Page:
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Recent research has shown that children and young people are living on the streets in the UK with no support from family or other institutions and very few options for…
Recent research has shown that children and young people are living on the streets in the UK with no support from family or other institutions and very few options for legitimate support, often resorting to dangerous survival strategies that put them at risk from others wishing to harm or exploit them. Many children and young people turn to the streets while still living with parents or carers to escape abuse in the home or because they do not receive attention and care. Integration of the homeless and non‐homeless populations sometimes plays a part in how children or young people find themselves on the streets. Becoming part of a gang, whether formed by groups of homeless people or those from the non‐homeless population, is an important survival strategy when on the streets. Once children and young people reach 16, the range of options for support widens and they become eligible to access services for homeless adults which are often not appropriate for them. Where prevention is not possible, there should be a response to children and young people's needs through outreach work, drop‐in centres and accommodation that operate in an informal way and have the capacity to respond to further requests for support.
This paper outlines best practice in the commissioning of emergency accommodation for children and young people who run away, identifying: levels of need; models of…
This paper outlines best practice in the commissioning of emergency accommodation for children and young people who run away, identifying: levels of need; models of accommodation provision that have existed in the UK; approaches to funding; costs of emergency accommodation; the commissioning process; and service delivery issues.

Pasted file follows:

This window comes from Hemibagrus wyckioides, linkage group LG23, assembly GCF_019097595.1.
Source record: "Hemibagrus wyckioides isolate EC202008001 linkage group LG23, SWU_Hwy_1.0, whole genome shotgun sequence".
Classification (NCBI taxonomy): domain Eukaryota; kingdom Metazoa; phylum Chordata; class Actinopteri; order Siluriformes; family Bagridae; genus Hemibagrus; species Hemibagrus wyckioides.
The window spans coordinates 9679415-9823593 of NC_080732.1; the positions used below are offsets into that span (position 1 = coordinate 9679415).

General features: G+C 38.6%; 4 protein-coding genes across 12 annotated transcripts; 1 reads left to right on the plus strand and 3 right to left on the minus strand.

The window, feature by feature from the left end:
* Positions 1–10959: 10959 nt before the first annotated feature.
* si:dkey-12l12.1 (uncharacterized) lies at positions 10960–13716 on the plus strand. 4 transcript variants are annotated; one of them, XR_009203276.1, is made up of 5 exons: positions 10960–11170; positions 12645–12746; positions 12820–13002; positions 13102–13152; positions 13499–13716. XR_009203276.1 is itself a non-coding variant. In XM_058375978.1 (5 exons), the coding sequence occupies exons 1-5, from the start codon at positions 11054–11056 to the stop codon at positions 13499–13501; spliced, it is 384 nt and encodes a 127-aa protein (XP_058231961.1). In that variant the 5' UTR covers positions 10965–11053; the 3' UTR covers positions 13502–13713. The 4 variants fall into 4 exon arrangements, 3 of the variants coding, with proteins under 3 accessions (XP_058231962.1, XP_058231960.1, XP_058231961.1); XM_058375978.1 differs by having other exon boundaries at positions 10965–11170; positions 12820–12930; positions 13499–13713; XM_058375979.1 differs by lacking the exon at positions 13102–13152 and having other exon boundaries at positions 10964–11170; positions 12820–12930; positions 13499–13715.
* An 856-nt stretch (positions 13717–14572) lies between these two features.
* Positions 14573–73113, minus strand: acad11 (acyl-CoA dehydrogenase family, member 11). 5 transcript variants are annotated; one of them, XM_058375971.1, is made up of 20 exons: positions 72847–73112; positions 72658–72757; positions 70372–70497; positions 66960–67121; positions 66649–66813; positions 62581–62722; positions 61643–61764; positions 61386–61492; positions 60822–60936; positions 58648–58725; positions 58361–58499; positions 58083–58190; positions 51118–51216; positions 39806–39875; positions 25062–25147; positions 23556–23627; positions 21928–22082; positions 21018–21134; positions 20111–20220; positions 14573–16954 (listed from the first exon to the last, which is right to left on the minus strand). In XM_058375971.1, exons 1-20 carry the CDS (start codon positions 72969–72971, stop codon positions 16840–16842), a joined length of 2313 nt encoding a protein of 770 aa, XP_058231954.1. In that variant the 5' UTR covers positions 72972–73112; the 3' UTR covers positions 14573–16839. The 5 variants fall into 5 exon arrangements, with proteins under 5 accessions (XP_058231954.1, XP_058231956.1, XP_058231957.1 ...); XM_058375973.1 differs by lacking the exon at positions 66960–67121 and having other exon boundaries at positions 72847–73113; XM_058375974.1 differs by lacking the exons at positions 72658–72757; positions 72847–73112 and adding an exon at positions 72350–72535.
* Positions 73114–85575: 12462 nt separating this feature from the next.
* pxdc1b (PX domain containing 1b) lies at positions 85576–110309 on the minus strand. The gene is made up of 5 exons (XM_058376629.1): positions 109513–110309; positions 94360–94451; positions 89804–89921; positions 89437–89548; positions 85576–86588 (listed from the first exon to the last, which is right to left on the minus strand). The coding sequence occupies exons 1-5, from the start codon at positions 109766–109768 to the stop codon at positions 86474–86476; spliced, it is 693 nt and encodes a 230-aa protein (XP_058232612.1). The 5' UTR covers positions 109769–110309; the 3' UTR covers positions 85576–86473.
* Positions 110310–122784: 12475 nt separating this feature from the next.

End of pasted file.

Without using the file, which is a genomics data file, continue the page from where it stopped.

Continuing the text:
This paper is an expert opinion piece drawing upon a project commissioned by The Scottish Government based on extensive research including a review of the pre‐existing evidence base and new data.
Fixed refuge has been the most common form of emergency accommodation for young runaways in the UK and provides positive outcomes for young runaways relating to improved general well‐being, mental health and schooling. The costs of refuge can compare favourably to alternative specialised accommodation and support and prevent other costs relating to future episodes of running away, future offending, substance misuse and youth homelessness.
Evidence‐based learning has identified best practice in the commissioning of emergency accommodation related to a number of issues including: scoping activity; the commissioning process; costs; approaches to funding; effective future commissioning of emergency accommodation; why the third sector is best placed to deliver emergency accommodation; and ensuring key elements of service delivery are included to meet children and young people's need and achieve positive outcomes.
The commissioning of emergency accommodation for young runaways has received little attention in research; this paper goes some way to rectifying this omission alongside providing evidence‐based learning for commissioners and service delivery organisations.
The case for involving the users of health services in the NHS decision‐making process is clearly identified in a range of Government policy and guidance documents. A…